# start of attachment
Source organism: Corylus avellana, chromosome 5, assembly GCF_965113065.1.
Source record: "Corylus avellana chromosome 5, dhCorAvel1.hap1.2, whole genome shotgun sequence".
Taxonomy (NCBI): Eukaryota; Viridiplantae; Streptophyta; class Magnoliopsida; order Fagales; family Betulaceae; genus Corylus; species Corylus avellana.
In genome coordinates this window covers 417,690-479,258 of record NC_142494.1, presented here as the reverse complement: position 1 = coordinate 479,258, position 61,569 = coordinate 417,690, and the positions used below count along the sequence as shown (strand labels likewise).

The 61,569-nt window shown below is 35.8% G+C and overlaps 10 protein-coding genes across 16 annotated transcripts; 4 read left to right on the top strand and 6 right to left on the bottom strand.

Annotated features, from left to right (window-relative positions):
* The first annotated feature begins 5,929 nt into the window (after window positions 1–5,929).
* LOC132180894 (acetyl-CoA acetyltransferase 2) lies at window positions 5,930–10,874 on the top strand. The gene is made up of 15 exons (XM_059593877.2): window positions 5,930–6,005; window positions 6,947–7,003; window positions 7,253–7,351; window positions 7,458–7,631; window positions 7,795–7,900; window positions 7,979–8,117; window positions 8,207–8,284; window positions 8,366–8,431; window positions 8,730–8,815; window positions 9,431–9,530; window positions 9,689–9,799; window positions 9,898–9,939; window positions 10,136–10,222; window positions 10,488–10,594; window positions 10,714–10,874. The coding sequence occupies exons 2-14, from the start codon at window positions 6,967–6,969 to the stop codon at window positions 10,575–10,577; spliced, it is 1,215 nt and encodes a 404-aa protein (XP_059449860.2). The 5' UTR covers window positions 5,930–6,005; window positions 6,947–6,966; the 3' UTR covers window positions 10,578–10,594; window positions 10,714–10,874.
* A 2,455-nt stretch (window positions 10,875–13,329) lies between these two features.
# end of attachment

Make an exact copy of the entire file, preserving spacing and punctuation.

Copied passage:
Source organism: Corylus avellana, chromosome 5, assembly GCF_965113065.1.
Source record: "Corylus avellana chromosome 5, dhCorAvel1.hap1.2, whole genome shotgun sequence".
Taxonomy (NCBI): Eukaryota; Viridiplantae; Streptophyta; class Magnoliopsida; order Fagales; family Betulaceae; genus Corylus; species Corylus avellana.
In genome coordinates this window covers 417,690-479,258 of record NC_142494.1, presented here as the reverse complement: position 1 = coordinate 479,258, position 61,569 = coordinate 417,690, and the positions used below count along the sequence as shown (strand labels likewise).

The 61,569-nt window shown below is 35.8% G+C and overlaps 10 protein-coding genes across 16 annotated transcripts; 4 read left to right on the top strand and 6 right to left on the bottom strand.

Annotated features, from left to right (window-relative positions):
* The first annotated feature begins 5,929 nt into the window (after window positions 1–5,929).
* LOC132180894 (acetyl-CoA acetyltransferase 2) lies at window positions 5,930–10,874 on the top strand. The gene is made up of 15 exons (XM_059593877.2): window positions 5,930–6,005; window positions 6,947–7,003; window positions 7,253–7,351; window positions 7,458–7,631; window positions 7,795–7,900; window positions 7,979–8,117; window positions 8,207–8,284; window positions 8,366–8,431; window positions 8,730–8,815; window positions 9,431–9,530; window positions 9,689–9,799; window positions 9,898–9,939; window positions 10,136–10,222; window positions 10,488–10,594; window positions 10,714–10,874. The coding sequence occupies exons 2-14, from the start codon at window positions 6,967–6,969 to the stop codon at window positions 10,575–10,577; spliced, it is 1,215 nt and encodes a 404-aa protein (XP_059449860.2). The 5' UTR covers window positions 5,930–6,005; window positions 6,947–6,966; the 3' UTR covers window positions 10,578–10,594; window positions 10,714–10,874.
* A 2,455-nt stretch (window positions 10,875–13,329) lies between these two features.